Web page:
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Economy

Mongolia, How The "Switch To Austerity” Sparked A National Uprising

The Asian country is experiencing record inflation and soaring food costs as imports dry up due to the pandemic and Russia’s invasion of Ukraine.

Mongolia, How The "Switch To Austerity” Sparked A National Uprising

Protesters gathered in April outside the Government Palace in SukhbaatarSquare, Ulaanbaatar, to demand lawmakers stop the increasing costs of basic goods.

Nansalmaa Oyunchimeg, Myagmarsuren Battur

ULAANBAATAR — In the shadows of an immense statue of Chinggis Khaan, the founder of the Mongol empire, thousands gather. They stand outside the Government Palace to demand officials remedy the ever-increasing cost of living.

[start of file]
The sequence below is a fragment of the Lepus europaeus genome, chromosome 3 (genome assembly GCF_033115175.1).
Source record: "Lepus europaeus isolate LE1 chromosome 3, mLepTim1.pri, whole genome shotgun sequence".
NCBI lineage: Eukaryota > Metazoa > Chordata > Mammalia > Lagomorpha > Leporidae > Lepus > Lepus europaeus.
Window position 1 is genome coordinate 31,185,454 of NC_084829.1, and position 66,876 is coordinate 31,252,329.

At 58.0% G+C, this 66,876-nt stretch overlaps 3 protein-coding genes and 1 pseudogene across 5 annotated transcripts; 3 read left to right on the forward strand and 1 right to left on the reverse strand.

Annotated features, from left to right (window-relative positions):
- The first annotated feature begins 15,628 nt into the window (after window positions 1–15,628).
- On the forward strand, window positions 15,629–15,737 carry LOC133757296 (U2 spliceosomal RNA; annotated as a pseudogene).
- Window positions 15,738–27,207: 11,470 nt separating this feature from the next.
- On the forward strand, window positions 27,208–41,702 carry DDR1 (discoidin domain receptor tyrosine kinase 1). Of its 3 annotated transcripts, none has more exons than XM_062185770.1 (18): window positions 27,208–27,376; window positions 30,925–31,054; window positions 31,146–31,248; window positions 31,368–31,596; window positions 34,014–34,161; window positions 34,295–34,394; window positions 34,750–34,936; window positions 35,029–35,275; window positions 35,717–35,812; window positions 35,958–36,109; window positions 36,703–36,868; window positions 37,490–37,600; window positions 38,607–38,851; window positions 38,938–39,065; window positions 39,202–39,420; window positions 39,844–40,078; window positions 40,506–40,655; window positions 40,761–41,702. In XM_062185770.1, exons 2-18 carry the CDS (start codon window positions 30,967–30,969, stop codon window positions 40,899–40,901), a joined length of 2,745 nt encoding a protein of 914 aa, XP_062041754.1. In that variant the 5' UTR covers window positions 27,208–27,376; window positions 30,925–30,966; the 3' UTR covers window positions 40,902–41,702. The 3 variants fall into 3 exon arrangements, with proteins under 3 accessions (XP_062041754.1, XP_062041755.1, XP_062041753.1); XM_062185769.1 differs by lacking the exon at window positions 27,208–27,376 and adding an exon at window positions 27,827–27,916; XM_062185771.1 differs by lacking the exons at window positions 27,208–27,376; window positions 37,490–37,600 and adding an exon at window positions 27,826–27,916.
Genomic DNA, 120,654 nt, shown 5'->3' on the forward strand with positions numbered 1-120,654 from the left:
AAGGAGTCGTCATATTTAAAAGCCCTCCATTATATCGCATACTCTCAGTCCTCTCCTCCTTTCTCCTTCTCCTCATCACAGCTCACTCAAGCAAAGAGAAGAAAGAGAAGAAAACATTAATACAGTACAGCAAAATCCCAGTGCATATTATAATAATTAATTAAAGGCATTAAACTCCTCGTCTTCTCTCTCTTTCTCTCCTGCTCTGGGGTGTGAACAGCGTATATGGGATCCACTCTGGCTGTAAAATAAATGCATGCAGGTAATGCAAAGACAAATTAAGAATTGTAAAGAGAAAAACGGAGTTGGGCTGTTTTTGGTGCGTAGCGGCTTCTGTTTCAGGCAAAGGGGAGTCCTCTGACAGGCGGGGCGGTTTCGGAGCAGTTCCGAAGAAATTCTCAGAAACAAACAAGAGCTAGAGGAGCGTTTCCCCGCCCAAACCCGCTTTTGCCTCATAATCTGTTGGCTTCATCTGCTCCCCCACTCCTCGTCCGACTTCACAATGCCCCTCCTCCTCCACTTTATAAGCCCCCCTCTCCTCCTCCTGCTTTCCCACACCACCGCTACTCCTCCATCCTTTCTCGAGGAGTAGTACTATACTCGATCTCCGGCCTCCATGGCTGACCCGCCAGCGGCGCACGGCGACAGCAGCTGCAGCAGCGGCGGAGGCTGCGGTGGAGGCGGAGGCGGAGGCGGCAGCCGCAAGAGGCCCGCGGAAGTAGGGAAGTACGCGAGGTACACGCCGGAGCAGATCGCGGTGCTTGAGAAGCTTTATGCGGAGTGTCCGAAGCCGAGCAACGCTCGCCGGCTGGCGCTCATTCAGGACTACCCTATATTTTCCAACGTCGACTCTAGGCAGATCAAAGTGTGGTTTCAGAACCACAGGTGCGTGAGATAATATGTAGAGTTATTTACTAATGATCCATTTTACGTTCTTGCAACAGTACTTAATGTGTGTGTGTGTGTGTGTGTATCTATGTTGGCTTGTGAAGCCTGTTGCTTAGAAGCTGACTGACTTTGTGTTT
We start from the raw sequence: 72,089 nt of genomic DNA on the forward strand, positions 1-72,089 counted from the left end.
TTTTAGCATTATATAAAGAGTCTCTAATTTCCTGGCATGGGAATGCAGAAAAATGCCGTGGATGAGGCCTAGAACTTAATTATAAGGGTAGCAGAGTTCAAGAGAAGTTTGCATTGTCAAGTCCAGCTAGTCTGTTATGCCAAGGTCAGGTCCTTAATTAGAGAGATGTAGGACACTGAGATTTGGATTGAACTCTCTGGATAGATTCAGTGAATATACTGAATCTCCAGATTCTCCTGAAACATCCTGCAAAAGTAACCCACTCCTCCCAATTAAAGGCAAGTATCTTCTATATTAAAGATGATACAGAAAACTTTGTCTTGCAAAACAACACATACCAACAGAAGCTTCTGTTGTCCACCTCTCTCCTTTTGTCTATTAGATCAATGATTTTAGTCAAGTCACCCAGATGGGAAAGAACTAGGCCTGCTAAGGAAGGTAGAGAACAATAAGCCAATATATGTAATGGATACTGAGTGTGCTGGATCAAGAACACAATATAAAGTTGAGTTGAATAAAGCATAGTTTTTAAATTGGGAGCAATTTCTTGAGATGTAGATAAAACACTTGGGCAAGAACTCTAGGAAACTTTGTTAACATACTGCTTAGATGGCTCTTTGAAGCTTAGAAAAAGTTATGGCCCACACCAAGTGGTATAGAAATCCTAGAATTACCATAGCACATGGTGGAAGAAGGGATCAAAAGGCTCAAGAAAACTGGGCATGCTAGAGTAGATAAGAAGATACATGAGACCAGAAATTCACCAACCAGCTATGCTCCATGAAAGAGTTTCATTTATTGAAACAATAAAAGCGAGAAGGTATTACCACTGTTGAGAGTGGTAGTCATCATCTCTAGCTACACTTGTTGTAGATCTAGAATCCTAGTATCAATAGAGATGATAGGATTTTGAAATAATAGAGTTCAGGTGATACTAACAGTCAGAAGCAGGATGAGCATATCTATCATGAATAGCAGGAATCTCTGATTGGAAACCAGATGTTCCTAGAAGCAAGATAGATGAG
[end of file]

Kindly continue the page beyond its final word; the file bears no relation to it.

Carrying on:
A young demonstrator holds up a mirror, asking if Mongolian government officials can bear to look themselves in the face, while others chant “Do your job” during the two-day dissent in April. The protest signals a breaking point for citizens who struggle to keep up with rising costs. They accuse the government of neglecting its duty to remedy the situation and forcing people to consider fleeing the country.


Two months after the administration approved its highest-ever total spending budget of 18.2 trillion Mongolian togrog (MNT) ($5.9 billion), officials called on citizens to “switch to austerity.” The move angered many already reeling from the coronavirus pandemic and the conflict in Ukraine, both of which have affected the flow of goods into the country.

Record high inflation